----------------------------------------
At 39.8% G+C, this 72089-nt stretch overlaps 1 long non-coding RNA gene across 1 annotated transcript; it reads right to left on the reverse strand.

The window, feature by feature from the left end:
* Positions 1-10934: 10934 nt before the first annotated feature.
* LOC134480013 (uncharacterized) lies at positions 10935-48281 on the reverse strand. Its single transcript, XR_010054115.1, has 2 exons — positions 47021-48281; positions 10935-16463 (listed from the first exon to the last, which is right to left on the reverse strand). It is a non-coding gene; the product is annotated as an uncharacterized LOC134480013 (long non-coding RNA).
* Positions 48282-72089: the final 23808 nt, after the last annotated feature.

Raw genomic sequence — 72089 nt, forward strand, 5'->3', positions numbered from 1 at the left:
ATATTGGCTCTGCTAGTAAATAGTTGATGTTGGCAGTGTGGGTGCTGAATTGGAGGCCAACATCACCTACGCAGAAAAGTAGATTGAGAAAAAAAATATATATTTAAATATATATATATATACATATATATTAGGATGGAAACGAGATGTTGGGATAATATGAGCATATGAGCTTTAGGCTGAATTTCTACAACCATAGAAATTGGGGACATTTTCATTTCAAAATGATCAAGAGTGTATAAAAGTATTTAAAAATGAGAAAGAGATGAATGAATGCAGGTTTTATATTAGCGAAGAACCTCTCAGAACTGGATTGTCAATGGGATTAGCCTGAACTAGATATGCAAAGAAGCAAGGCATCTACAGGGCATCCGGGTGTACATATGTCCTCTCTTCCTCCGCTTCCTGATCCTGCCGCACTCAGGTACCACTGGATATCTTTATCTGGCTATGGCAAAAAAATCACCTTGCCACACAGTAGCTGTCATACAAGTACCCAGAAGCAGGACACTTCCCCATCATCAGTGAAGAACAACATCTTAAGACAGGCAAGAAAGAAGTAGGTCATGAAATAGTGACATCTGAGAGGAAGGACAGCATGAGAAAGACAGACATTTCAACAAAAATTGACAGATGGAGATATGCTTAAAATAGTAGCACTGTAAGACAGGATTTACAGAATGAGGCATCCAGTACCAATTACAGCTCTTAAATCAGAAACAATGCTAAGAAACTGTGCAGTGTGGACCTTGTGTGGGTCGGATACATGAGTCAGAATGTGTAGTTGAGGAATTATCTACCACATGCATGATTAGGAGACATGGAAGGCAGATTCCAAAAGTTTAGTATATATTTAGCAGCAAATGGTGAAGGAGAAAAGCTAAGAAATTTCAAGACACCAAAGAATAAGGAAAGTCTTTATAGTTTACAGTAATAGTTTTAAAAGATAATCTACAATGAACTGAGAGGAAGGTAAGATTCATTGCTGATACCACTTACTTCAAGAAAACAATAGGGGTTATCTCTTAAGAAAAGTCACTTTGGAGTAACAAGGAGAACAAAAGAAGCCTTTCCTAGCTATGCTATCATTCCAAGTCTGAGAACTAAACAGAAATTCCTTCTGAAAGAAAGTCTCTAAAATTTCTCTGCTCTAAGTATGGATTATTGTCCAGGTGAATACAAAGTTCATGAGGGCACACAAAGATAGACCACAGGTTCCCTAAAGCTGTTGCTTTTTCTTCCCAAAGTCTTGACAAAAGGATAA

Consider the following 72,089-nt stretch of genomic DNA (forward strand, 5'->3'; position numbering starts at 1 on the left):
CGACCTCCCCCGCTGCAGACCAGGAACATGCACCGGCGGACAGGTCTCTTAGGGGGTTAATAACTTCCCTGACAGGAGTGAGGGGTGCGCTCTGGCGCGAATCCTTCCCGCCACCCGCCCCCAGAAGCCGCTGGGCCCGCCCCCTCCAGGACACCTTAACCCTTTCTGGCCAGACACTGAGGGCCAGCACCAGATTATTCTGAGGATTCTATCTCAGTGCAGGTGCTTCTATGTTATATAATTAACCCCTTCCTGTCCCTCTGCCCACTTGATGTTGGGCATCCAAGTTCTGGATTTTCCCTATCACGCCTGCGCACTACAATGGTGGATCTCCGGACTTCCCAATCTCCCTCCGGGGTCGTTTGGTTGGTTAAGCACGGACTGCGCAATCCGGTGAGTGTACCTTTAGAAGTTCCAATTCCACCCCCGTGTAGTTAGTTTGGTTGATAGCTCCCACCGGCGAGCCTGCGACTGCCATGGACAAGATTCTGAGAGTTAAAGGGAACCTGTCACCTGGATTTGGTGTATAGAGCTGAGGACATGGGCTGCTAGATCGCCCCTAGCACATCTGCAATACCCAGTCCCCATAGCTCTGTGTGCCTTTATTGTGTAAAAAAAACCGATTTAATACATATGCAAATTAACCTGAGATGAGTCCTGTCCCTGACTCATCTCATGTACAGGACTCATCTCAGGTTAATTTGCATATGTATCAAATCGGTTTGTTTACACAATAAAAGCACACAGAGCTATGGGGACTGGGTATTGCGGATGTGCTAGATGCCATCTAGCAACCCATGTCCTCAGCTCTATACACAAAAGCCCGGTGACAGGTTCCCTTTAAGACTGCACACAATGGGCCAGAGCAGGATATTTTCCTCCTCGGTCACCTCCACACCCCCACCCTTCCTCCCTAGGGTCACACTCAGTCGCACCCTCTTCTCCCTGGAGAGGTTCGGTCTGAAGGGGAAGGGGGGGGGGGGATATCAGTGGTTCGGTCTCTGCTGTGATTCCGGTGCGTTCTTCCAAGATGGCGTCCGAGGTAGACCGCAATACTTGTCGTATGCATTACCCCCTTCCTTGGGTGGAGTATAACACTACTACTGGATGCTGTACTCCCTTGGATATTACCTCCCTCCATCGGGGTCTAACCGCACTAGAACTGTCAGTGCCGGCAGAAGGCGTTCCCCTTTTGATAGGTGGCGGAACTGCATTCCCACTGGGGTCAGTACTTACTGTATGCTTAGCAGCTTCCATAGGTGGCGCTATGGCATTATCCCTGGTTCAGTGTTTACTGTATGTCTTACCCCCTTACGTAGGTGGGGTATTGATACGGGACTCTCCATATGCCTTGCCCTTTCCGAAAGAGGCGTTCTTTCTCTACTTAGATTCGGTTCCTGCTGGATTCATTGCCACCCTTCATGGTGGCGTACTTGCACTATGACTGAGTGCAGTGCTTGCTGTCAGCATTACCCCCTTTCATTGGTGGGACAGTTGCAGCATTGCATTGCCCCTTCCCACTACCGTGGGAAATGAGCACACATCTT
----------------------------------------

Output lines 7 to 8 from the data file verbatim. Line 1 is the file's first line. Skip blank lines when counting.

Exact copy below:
ATATTGGCTCTGCTAGTAAATAGTTGATGTTGGCAGTGTGGGTGCTGAATTGGAGGCCAACATCACCTACGCAGAAAAGTAGATTGAGAAAAAAAATATATATTTAAATATATATATATATACATATATATTAGGATGGAAACGAGATGTTGGGATAATATGAGCATATGAGCTTTAGGCTGAATTTCTACAACCATAGAAATTGGGGACATTTTCATTTCAAAATGATCAAGAGTGTATAAAAGTATTTAAAAATGAGAAAGAGATGAATGAATGCAGGTTTTATATTAGCGAAGAACCTCTCAGAACTGGATTGTCAATGGGATTAGCCTGAACTAGATATGCAAAGAAGCAAGGCATCTACAGGGCATCCGGGTGTACATATGTCCTCTCTTCCTCCGCTTCCTGATCCTGCCGCACTCAGGTACCACTGGATATCTTTATCTGGCTATGGCAAAAAAATCACCTTGCCACACAGTAGCTGTCATACAAGTACCCAGAAGCAGGACACTTCCCCATCATCAGTGAAGAACAACATCTTAAGACAGGCAAGAAAGAAGTAGGTCATGAAATAGTGACATCTGAGAGGAAGGACAGCATGAGAAAGACAGACATTTCAACAAAAATTGACAGATGGAGATATGCTTAAAATAGTAGCACTGTAAGACAGGATTTACAGAATGAGGCATCCAGTACCAATTACAGCTCTTAAATCAGAAACAATGCTAAGAAACTGTGCAGTGTGGACCTTGTGTGGGTCGGATACATGAGTCAGAATGTGTAGTTGAGGAATTATCTACCACATGCATGATTAGGAGACATGGAAGGCAGATTCCAAAAGTTTAGTATATATTTAGCAGCAAATGGTGAAGGAGAAAAGCTAAGAAATTTCAAGACACCAAAGAATAAGGAAAGTCTTTATAGTTTACAGTAATAGTTTTAAAAGATAATCTACAATGAACTGAGAGGAAGGTAAGATTCATTGCTGATACCACTTACTTCAAGAAAACAATAGGGGTTATCTCTTAAGAAAAGTCACTTTGGAGTAACAAGGAGAACAAAAGAAGCCTTTCCTAGCTATGCTATCATTCCAAGTCTGAGAACTAAACAGAAATTCCTTCTGAAAGAAAGTCTCTAAAATTTCTCTGCTCTAAGTATGGATTATTGTCCAGGTGAATACAAAGTTCATGAGGGCACACAAAGATAGACCACAGGTTCCCTAAAGCTGTTGCTTTTTCTTCCCAAAGTCTTGACAAAAGGATAA

Consider the following 72,089-nt stretch of genomic DNA (forward strand, 5'->3'; position numbering starts at 1 on the left):